As embattled coral reefs cope with rising sea temperatures and increasing storms, scientists point to a powerful ally as key to their protection: fish. Wildlife Conservation Society researchers are calling for bans or restrictions on certain types of fishing gear in order to help reefs survive the onslaughts of climate change.
Their study, conducted in partnership with the ARC Centre of Excellence for Coral Reef Studies at James Cook University and other groups, appears in the latest issue of the Journal of Applied Ecology.
Research carried out in Kenya and Papua New Guinea has shown that certain types of fishing gear, particularly spear guns, fish traps, and beach seine nets, are more damaging to corals and the fish that depend on them. Some of the targeted fish species can help reefs recover from storm damage or “bleaching”—a sickness that occurs when corals discharge the beneficial algae that live within their tissues during prolonged periods of surface warming. When populations of key reef fish crash, decline of the reef may accelerate.
“This is creating a double jeopardy for both the corals and certain types of reef fish. They are already on the edge because of overfishing, and the additional impact caused by a bleaching can push them over,” the study’s lead author, Dr. Josh Cinner explains.
Co-author Dr. Tim McClanahan of WCS says that while the best response to bleaching from an ecological perspective may be to completely ban reef fishing, that solution is not feasible everywhere, especially for impoverished fishers in developing countries. “In areas where fishery closures are impractical,” he says, “managers don’t have many options and haven’t been able to do much but watch the reef die.”
Cinner suggests that selectively restricting gear can offer both reef managers and fishers a middle ground, reducing pressure on the reef and its fish while they are in the recovery phase, while also providing fishers with some livelihood options. This solution is also more likely to garner support among fishers, who typically use several types of gear, so even if one type is banned, they can continue to earn a living.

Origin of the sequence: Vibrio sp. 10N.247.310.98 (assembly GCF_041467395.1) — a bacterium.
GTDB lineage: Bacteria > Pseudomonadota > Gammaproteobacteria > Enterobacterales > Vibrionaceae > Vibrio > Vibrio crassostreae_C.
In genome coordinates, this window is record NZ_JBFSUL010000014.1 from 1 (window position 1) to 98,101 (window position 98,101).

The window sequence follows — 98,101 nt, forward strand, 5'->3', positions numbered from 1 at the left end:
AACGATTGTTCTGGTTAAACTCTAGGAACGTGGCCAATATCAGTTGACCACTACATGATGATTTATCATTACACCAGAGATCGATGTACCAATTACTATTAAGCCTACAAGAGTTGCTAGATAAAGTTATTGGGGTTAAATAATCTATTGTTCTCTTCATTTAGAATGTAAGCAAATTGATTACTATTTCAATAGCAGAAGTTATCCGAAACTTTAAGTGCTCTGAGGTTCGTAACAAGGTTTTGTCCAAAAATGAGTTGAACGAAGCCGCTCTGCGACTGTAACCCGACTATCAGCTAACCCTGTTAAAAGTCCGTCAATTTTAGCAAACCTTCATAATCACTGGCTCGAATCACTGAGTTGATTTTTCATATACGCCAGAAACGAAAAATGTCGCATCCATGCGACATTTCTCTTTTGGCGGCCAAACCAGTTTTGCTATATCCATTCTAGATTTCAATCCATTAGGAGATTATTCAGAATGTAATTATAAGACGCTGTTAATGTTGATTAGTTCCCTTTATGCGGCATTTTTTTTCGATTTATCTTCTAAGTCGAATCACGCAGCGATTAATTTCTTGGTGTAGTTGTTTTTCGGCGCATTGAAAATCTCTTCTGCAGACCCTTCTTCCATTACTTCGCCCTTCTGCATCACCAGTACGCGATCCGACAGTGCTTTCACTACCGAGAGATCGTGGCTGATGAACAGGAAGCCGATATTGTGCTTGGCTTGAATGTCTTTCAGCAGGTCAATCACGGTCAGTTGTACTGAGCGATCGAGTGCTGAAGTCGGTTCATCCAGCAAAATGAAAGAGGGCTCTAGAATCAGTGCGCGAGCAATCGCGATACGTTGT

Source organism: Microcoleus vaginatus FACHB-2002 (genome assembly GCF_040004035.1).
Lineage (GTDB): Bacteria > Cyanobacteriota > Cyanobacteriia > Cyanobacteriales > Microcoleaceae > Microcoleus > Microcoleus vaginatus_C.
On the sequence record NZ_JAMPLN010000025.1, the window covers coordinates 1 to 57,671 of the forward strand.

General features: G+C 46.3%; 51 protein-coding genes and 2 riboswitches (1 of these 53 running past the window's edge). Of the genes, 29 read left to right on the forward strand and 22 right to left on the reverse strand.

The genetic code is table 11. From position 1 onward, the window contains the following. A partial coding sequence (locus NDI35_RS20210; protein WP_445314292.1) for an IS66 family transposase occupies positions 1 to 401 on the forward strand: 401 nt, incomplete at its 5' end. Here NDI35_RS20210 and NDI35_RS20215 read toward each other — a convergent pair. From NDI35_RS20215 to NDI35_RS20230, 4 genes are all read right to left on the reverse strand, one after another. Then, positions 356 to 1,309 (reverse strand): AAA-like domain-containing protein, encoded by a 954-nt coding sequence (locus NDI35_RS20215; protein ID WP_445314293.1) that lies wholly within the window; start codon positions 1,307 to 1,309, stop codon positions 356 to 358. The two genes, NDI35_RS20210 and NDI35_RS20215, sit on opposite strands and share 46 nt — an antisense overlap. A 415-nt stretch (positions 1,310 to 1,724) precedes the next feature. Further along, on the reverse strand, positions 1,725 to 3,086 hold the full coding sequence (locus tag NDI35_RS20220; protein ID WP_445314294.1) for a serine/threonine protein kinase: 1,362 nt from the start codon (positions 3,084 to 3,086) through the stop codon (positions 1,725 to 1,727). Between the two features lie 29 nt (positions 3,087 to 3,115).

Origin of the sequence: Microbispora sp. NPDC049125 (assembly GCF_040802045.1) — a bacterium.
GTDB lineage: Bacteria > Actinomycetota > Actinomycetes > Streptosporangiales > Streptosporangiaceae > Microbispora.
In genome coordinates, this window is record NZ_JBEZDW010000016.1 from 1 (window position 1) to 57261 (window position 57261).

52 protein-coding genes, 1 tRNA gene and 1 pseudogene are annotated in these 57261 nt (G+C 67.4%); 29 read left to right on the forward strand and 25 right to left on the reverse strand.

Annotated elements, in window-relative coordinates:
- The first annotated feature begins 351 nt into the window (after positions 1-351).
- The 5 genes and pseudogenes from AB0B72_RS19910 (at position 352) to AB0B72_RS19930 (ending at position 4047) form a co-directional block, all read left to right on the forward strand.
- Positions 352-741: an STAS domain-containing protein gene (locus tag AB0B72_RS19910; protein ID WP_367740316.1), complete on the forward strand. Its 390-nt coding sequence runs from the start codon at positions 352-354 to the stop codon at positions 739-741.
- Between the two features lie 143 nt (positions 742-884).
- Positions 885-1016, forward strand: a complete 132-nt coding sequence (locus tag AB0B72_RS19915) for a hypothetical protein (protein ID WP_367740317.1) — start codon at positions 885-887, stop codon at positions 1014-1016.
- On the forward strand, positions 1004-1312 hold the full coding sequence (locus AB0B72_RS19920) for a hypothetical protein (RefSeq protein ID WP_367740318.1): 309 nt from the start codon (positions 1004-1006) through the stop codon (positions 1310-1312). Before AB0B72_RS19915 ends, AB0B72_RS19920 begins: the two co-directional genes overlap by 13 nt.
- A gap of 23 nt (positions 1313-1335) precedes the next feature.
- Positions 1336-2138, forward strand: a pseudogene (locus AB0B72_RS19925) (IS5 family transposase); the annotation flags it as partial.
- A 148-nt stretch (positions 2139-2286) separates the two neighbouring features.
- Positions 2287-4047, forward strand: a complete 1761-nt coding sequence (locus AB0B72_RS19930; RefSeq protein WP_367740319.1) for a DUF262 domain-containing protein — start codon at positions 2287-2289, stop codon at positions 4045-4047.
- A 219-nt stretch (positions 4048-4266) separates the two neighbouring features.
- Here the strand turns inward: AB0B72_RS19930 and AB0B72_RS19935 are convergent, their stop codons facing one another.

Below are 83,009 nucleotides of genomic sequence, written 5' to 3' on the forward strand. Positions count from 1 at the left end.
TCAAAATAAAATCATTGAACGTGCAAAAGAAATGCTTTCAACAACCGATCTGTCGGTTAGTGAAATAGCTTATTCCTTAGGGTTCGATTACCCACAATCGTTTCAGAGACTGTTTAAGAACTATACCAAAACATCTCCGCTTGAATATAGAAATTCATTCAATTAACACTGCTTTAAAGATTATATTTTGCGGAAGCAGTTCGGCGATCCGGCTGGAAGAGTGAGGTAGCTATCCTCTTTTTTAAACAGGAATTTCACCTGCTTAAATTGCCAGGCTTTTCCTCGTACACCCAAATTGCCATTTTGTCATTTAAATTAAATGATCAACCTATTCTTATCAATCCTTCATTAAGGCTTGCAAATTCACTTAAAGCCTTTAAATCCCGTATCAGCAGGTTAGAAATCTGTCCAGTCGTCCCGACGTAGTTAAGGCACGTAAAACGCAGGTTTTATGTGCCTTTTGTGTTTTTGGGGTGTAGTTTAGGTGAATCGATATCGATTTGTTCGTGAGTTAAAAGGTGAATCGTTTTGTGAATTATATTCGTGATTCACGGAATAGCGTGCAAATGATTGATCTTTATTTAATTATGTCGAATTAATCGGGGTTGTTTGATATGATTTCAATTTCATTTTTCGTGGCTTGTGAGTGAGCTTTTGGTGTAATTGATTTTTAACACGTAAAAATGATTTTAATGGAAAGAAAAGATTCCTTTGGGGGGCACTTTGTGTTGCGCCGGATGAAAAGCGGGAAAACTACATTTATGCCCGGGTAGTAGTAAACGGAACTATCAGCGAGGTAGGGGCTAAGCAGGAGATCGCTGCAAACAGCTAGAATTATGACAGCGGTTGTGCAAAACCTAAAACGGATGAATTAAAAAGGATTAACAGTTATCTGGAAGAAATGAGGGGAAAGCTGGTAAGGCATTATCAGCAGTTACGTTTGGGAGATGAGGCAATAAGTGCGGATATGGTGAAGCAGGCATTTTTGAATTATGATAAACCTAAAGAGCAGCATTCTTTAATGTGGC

The team investigated the impacts of five types of fishing gear, including spear guns—a popular choice among the poorest fishers in developing countries, due to their low cost and high yield. The researchers found the spear guns to be the most damaging to key species like parrotfish, surgeonfish, and triggerfish, which help damaged reefs recover. The grazing preferences of these fish help keep seaweed and urchins in check while corals re-grow.
Spear guns also cause the most direct damage to the corals themselves. When a fish is shot, it often hides in the reef, which can lead some fishers to break the corals in an attempt to make their catch.
Fish traps also targeted the most susceptible reef fish and the ones most involved in reef recovery. Beach seine nets didn’t target as many key fish species as gill nets, traps, or spear guns, but caused direct damage to corals and took large amounts of juvenile fish.
Despite these known harmful effects, co-author Dr. Shaun Wilson of the Western Australian Department of Environment and Conservation cautions against arbitrary bans on spear guns or other gear. “You need to consider issues like compensation, other fishing options, or alternative livelihoods for the affected fishers,” he says. “One key issue may be educating fishers about the importance of reef habitat and the species that help to maintain reef quality—and the need to be selective in what they shoot. This would mean fishers could still use this cheap and effective fishing tool without necessarily damaging habitat and reef resilience.”
The study authors agree that where the conditions are right, managers and fishers should impose preventative gear bans, rather than wait for a bleaching event to occur. Increasingly, fishing communities around the world are making their own decisions about how to protect their reefs. Temporary bans or permanent restrictions on the use of various types of gear can apply to virtually any coral reef management—whether in the developing world or in developed countries such as Australia.
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